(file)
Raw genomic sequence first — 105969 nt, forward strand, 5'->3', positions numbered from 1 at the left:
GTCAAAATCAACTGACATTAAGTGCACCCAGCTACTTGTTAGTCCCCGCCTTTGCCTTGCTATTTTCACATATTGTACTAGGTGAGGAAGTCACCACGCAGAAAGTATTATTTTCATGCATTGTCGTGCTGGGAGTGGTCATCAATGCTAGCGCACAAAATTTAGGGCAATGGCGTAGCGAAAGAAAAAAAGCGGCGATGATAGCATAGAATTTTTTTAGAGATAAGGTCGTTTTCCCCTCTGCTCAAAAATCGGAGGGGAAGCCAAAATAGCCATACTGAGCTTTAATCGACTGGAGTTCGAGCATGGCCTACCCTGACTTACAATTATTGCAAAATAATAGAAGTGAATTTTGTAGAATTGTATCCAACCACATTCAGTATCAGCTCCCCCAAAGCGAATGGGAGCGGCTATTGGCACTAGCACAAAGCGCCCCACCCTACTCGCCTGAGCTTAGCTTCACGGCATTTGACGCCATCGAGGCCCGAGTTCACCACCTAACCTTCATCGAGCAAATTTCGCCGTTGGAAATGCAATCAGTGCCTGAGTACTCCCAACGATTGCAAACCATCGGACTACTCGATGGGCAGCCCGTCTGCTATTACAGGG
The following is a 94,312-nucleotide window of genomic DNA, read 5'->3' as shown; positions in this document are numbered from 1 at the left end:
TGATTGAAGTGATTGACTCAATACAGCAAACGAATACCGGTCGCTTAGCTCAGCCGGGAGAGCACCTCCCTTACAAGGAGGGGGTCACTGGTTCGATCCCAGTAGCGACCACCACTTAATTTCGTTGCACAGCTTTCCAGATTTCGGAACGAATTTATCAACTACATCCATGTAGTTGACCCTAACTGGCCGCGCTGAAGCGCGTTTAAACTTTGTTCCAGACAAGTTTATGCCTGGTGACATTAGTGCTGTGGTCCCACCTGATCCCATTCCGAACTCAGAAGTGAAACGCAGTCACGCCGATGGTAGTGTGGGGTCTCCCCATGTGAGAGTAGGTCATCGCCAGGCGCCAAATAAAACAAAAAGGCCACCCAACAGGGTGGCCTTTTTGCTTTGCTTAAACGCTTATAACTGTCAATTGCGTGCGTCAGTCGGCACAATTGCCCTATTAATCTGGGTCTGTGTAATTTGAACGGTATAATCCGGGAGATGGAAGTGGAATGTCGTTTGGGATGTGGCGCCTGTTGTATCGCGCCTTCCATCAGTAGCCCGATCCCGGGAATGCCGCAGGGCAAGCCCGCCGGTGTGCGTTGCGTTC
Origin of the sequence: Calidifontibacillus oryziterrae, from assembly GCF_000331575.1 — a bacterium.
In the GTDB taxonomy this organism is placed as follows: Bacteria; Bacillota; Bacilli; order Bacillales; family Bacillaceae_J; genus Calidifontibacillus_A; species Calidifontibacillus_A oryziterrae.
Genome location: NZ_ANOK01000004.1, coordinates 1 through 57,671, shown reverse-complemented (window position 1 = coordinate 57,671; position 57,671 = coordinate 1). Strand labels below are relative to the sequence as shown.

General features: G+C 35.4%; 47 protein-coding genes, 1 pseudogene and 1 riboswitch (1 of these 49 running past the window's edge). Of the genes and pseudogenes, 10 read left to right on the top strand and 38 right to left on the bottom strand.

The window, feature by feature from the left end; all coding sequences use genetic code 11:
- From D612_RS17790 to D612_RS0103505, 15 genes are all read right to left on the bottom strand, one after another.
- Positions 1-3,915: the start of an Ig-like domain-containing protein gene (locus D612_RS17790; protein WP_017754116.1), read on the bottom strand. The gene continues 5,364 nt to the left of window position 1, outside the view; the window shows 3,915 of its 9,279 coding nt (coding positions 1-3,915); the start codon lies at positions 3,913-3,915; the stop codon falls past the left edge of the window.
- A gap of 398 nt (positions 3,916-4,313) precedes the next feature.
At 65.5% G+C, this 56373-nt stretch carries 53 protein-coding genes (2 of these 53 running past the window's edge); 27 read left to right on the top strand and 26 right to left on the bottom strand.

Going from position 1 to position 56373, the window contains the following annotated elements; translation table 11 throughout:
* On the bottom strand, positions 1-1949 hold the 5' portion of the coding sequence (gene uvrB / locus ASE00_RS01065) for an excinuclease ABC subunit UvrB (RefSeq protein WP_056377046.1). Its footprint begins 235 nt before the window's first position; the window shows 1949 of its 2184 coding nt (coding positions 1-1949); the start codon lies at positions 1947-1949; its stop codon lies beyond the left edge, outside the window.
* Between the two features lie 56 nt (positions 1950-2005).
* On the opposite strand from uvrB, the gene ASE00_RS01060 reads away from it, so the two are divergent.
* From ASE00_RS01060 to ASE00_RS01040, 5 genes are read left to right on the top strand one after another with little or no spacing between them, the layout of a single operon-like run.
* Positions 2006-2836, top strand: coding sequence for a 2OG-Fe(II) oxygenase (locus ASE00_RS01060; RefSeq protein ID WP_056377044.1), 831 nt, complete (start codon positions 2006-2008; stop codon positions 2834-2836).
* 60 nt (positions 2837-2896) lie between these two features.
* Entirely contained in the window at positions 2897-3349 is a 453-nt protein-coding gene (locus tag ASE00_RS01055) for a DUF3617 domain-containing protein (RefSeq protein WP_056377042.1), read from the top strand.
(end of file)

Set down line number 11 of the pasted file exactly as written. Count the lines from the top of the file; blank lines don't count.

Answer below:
- Positions 1-3,915: the start of an Ig-like domain-containing protein gene (locus D612_RS17790; protein WP_017754116.1), read on the bottom strand. The gene continues 5,364 nt to the left of window position 1, outside the view; the window shows 3,915 of its 9,279 coding nt (coding positions 1-3,915); the start codon lies at positions 3,913-3,915; the stop codon falls past the left edge of the window.